During World War II, three aircraft operated by South African Air Force crashed into Lake Victoria soon after take-off from Kisumu Airport. The first, a Lockheed Lodestar aircraft number "K"-248 (ex ZS-ATK) carrying a senior South African military officer, Major General Dan Pienaar, crashed on 19 December 1942, killing all 12 persons on board. The other two crashes involved Douglas C-47 planes; the first on 11 May 1945 (one fatality) and the second exactly three months later, on 11 July 1945 (28 fatalities). The bodies from the two earlier accidents were repatriated to South Africa, those from the third accident are buried in the Kisumu war-graves cemetery. The cause of the accidents is currently thought to be the katabatic wind condition which often affects Kisumu in the early morning.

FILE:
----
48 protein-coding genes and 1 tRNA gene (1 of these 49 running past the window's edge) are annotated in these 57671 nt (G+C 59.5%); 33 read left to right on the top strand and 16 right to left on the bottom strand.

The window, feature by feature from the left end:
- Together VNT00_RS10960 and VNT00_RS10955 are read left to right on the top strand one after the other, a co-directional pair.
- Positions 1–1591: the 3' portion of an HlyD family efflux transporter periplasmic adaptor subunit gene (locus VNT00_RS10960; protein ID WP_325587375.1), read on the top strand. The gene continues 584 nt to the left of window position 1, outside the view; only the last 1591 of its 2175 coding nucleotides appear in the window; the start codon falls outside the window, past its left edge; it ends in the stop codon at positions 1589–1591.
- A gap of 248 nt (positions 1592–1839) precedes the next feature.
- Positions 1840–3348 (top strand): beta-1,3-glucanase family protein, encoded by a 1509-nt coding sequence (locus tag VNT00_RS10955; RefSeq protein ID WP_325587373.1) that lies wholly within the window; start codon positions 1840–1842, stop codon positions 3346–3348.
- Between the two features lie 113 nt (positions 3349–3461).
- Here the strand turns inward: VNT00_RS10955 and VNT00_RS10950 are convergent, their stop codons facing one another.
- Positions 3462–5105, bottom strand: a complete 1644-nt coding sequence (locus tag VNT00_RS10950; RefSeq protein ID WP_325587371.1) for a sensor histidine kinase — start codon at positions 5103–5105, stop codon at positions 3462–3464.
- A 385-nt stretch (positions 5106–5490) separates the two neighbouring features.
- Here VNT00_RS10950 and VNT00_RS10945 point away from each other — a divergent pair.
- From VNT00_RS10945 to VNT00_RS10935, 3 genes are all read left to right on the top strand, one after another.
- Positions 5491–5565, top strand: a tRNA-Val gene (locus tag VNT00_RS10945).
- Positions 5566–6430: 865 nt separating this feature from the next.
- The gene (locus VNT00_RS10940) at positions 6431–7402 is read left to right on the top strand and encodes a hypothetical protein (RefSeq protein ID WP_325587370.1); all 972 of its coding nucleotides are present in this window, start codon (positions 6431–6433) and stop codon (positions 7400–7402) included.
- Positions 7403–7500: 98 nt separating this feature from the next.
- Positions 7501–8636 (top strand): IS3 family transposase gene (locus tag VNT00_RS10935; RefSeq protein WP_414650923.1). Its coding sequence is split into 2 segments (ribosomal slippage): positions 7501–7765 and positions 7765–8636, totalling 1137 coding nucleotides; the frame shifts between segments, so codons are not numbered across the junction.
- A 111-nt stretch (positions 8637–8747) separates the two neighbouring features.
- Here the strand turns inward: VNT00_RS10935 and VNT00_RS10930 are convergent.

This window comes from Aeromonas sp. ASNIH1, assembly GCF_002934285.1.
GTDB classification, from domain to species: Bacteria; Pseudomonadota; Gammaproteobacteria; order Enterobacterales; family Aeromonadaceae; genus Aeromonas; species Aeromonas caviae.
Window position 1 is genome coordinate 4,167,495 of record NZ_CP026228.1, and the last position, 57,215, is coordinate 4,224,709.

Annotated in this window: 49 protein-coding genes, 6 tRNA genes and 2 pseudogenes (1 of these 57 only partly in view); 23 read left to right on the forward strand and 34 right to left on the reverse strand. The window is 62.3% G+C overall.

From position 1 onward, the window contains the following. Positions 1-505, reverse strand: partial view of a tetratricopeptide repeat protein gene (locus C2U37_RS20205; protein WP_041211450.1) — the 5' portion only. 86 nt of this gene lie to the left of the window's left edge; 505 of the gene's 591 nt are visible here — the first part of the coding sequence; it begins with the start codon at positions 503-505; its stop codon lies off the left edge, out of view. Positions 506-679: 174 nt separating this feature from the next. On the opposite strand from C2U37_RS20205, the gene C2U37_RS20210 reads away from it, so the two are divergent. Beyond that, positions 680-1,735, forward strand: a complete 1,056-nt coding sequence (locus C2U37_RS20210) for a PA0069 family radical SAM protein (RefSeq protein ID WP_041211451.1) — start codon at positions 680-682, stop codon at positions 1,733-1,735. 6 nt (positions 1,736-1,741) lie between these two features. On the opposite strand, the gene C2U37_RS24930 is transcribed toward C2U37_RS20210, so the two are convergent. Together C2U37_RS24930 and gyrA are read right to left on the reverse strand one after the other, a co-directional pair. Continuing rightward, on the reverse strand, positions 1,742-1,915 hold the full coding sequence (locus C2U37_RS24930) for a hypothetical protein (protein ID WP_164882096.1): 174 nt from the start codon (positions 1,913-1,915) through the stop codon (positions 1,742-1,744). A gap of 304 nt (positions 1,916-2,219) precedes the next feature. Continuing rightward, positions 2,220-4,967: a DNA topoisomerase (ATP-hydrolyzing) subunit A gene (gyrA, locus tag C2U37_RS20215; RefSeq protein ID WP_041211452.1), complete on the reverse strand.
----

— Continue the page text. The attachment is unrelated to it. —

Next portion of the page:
Two serious railway accidents occurred near Kisumu in the 2000s.
The first took place outside Kisumu on 15 August 2000. The brakes on the train failed, causing it to roll. Thirteen people were killed and 37 received injuries. The second took place on the morning of 16 October 2005, when a matatu (taxi minibus) was struck by a passenger train. Six people died and 23 more were injured.
After that there have been accidents in its major towns with notable black spots: Ojola/Kisian, Kisat bridge, Ahero, Sondu, Awasi just but to mention a few.
Kisumu: Higher education
Nairobi University Kisumu Campus
Kisumu is home to many Universities and colleges:-
Jaramogi Oginga Odinga University of Science and Technology (JOOUST)
Great Lakes University
University of Nairobi-Kisumu Campus
Catholic University of East Africa-Kisumu Campus
Daystar University-Kisumu campus
Ramogi Institute of Advanced Technology (RIAT)
Tom Mboya Labour College
DALC Education Kisumu Campus